The blue dome was the meat dome, as we found out when we walked in. Meat, bones, animal carcasses and butcher knives stained with blood laid on blocks of marble that served as cutting boards. The combination of the smell and the prior implied death paired with a sighting of an undisputable head of a horse, laying skinned and lifeless at one stall filled my eyes with tears. I felt heavy as if all the animal souls hovered over the milling people and vapors of their own flesh, gazing at all of us with sad eyes.
We emerged on the other side of the dome and walked up the steps to the vegetable and fruit market. We were somewhat familiar with that portion of Chorsu so we, more successfully than last time, bought the veggies we needed. We also ended up with an extra kilo of cucumbers.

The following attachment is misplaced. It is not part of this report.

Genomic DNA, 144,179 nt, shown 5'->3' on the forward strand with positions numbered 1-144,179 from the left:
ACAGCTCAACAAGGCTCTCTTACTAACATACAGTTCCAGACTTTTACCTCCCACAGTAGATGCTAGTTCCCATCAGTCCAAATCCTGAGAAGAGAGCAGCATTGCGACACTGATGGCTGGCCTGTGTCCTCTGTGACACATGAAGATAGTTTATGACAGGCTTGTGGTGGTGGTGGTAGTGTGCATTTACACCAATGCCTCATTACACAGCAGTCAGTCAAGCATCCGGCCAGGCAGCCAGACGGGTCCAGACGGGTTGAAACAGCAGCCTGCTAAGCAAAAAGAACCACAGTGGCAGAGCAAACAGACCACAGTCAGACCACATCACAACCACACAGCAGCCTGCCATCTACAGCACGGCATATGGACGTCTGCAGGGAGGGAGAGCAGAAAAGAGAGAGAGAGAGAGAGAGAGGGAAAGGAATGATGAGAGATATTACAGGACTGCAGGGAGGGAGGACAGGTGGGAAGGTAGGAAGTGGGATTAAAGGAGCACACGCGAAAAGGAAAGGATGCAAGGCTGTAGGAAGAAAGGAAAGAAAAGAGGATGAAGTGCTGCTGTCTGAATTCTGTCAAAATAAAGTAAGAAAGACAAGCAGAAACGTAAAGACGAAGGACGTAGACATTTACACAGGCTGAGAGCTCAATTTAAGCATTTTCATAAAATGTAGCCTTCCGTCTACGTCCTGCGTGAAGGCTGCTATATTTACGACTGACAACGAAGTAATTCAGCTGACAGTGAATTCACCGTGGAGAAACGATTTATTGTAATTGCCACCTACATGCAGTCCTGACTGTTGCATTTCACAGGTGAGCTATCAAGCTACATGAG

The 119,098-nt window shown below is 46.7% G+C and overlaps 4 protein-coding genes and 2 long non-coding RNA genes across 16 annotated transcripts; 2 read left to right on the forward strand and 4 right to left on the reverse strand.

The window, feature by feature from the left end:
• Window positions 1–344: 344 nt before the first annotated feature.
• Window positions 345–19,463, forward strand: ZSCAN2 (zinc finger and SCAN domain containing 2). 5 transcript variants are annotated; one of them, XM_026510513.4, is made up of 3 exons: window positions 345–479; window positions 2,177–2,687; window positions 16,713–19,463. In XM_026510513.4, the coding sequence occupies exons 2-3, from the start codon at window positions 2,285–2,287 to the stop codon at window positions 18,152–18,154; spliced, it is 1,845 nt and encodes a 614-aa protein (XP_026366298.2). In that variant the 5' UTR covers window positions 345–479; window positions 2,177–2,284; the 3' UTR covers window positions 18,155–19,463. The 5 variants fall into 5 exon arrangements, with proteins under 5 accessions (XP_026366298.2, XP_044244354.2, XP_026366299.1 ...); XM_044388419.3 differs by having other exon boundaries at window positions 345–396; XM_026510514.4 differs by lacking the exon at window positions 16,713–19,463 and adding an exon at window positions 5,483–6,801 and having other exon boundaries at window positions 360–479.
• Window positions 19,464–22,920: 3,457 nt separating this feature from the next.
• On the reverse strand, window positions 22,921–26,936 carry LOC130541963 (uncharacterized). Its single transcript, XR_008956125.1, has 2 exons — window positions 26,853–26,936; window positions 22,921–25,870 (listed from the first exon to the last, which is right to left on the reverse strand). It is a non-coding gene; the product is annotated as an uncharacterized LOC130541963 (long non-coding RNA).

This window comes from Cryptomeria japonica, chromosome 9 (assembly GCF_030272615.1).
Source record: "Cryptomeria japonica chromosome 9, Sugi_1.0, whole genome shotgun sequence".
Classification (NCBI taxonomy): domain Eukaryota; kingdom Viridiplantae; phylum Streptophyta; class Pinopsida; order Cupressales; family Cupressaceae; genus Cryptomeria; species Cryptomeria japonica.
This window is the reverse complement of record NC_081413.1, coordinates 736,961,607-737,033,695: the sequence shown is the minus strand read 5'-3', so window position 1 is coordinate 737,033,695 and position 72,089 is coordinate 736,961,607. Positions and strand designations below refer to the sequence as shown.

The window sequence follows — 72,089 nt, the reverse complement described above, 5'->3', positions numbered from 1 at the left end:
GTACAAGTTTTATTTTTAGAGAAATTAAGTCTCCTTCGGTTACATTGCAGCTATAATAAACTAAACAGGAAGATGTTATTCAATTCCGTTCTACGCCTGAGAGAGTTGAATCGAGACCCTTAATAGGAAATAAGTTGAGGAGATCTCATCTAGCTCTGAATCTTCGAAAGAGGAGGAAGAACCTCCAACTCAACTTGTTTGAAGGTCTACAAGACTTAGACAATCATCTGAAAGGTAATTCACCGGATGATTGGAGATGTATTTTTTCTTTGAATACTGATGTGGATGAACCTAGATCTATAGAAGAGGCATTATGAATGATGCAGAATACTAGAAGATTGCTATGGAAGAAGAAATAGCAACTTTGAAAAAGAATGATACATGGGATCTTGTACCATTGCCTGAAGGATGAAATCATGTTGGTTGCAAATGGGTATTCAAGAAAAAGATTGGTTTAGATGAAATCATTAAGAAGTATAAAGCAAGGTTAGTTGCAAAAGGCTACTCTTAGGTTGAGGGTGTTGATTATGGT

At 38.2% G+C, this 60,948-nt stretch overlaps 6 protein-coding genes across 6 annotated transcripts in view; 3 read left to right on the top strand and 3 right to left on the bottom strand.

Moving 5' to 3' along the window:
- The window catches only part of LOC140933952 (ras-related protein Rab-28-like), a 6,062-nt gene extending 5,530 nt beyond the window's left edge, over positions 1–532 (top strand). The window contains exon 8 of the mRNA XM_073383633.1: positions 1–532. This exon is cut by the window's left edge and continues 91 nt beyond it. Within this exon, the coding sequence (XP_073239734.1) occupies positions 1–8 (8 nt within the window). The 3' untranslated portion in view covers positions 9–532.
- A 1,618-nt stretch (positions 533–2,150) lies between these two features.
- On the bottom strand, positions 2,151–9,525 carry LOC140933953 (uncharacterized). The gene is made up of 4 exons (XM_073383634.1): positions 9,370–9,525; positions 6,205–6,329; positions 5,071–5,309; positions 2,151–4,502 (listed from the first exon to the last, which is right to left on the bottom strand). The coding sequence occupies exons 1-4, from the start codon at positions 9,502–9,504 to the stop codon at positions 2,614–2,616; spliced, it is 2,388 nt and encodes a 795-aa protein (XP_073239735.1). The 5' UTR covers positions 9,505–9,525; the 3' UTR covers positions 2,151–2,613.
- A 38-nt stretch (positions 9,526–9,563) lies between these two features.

The reason why was the unsurpassed salesmanship of the vendors. We walked up to one middle aged guy, grinning at us with a wide gold capped smile. I greeted him, pointed to the tomatoes and said I wanted three kilograms. He said:
I said: “No, three.” And raised three fingers in the air.
He made a face like Are you sure about that and tilted his way sideways a little.
“Yes”, I said firmly, “Three. Spasiba.”
As he waited for the scale to settle, he reached over to his cucumber basket, pulled one cucumber out, snapped it in half, threw one half in his mouth and thrust the other about an inch from my husband’s mouth. My husband had no choice than to grab it and taste it. The vendor nodded at me to go ahead and taste it too. I obliged, crunching on a delicious cucumber mixed with sand that covered it and we couldn’t wash off.
“OK”, I gave in, “A kilo of the cucumbers too.”